On 14th May, BBC2 showed a documentary titled “Heart Transplant: A Chance to Live”. The 90 minute programme followed transplant surgeons at Freeman Hospital and focussed on the ground-breaking technology known as Transmedics Organ Care Systems (OCS)
Freeman Hospital is one of Europe’s leading transplant centres and carries out lifesaving transplants for some of the sickest and most challenging patients on the organ waiting list. OCS keeps donor hearts beating for up to eight hours until they are transplanted and CHUF has provided funding for the specialist kit which is needed each time the Organ Care System is used.
You may hear OCS referred to as Transmedics. This is the name of the company that produce the heart console and specialist kit. The documentary also made reference to Ex-vivo perfusion. This is the experimental technique that rejuvenates organs in order to make them fit for transplantation
The system uses the heart donor’s blood to imitate the conditions of the human body. It pumps or perfuses the blood through the heart, with an internal gas supply providing the blood with oxygen, and so continues to function as it would in a living person.
The system also allows the retrieval team to check that the donor heart is suitable and healthy enough for transport and transplantation during its journey, saving vital time and helping to prevent unsuitable hearts being used.
These checks can also identify some hearts which might have previously been considered too risky for transplantation but can be made suitable while in the machine.
The system is used by specialist 24-hour heart retrieval teams who are notified when a heart becomes available and head out, by ambulance, helicopter or jet, to retrieve the donated organ.
Cardiothoracic and transplant surgeon Fabrizio de Rita (front right in image below) says: “It can take three to four hours just to prepare complex congenital heart patient for their surgery before we even think about starting the transplant itself, some of them requiring at the same time corrective surgery to accommodate a normal heart, so the time pressures are even more critical.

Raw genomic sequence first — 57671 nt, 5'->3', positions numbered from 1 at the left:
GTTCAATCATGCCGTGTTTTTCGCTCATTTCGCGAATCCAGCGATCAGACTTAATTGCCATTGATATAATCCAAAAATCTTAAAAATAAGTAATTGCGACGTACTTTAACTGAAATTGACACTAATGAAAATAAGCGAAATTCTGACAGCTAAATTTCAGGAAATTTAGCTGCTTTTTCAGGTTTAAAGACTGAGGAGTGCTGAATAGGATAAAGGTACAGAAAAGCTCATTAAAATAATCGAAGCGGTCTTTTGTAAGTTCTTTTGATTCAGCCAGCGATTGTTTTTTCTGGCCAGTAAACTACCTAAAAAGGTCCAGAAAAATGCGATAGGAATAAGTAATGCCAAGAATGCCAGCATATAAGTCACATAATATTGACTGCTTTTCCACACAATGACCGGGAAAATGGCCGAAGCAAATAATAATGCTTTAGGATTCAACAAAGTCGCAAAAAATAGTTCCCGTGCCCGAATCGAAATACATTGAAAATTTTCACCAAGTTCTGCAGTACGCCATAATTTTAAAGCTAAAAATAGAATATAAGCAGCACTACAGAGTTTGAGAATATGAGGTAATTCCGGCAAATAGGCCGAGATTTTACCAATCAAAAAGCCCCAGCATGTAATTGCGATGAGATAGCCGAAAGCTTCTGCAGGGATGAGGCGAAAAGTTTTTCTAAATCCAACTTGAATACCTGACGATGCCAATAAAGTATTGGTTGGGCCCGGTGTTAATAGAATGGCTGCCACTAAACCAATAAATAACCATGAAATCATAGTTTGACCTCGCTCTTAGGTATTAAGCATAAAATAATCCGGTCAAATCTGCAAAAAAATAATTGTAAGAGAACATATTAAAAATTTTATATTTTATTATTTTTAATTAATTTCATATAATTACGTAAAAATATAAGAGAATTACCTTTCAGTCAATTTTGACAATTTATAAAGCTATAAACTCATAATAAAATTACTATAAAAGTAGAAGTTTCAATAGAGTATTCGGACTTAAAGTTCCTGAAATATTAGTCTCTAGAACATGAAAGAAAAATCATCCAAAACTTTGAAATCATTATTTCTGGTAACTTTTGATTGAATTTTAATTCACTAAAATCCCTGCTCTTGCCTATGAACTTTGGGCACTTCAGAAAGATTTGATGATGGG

“The OCS takes this pressure away and has opened that all important window to at least eight hours. There is much evidence now that using this system improves outcomes for our sickest recipients on the waiting list.”
“We very much hope the new system will help us to transplant more patients and that because of the benefits of the OCS they will require less time on intensive care, and are less likely to experience post-transplant heart failure. This technology will also expand the heart donor pool, giving also us the possibility to retrieve donor’s heart with marginal function and improve them while on the machine, otherwise being unusable”.
“Our amazing supporters at CHUF have carried out years of fundraising, and we hope they will provide funding to enable our transplant experts to use the system more and more over the next year to evaluate this exciting new technology. We are immensely grateful to them.”
CHUF has been able to support the arrival of this innovative, ‘game-changing’ technology to Newcastle thanks to the outstanding fundraising efforts of two families united in daunting times, and their quest to make a difference.
Our Patron Graham Wylie has raised significant funds over many years through annual golf days and scores of other events. His daughter Kiera underwent life-saving surgery at Newcastle’s Freeman Hospital when she was young. Graham has remained a huge supporter of CHUF ever since and funded the first ten sets of specialist kit which is needed each time the Organ Care System is used. CHUF was delighted to see Graham recognised for his contributions to charitable causes at the 2018 Pride of North East Awards (below)
Sergio and Emma Petrucci’s daughter Luna also required major heart surgery at the Freeman Hospital correct congenital defects in her heart. Since then, they have raised well over three hundred thousand pounds for CHUF through their Red Sky Balls and other fundraising events.
Sergio (front left in image above) recently met members of the Freeman team along with the heart console. He said: “It’s been absolutely fantastic to see this pioneering technology first hand and meet so many members of this amazing team. “It’s so important when setting up fundraising events to be able to show where the money raised goes to and so we’re delighted to finally share this with our many supporters from the Wearside area.”
Chris Gray, our CEO says “We work extremely closely with the team at Freeman Hospital and are always looking at new ways to support their life-changing care. We are delighted to have the opportunity to see this revolutionary technology and be able to show our hundreds of supporters how their mighty fundraising efforts are being put to great use.”
CHUF has raised over £10m for the Freeman Hospital since its inception, funding vital equipment, salaries and research. Our Trustees have committed donations of £400,000 to help fund the ongoing use of the Transmedics heart console. “We are incredibly fortunate to have so many like-minded supporters who work tirelessly to raise funds for CHUF. To see where their money is put to use is immensely satisfying. We wish to take this opportunity to thank all who continue to support our amazing charity.”
CHUF hopes to continue funding life-saving equipment such as the Organ Care System. The support of our incredible fundraisers is absolutely vital in making this a reality. If you would like to raise funds for CHUF, we’d love to hear from you!
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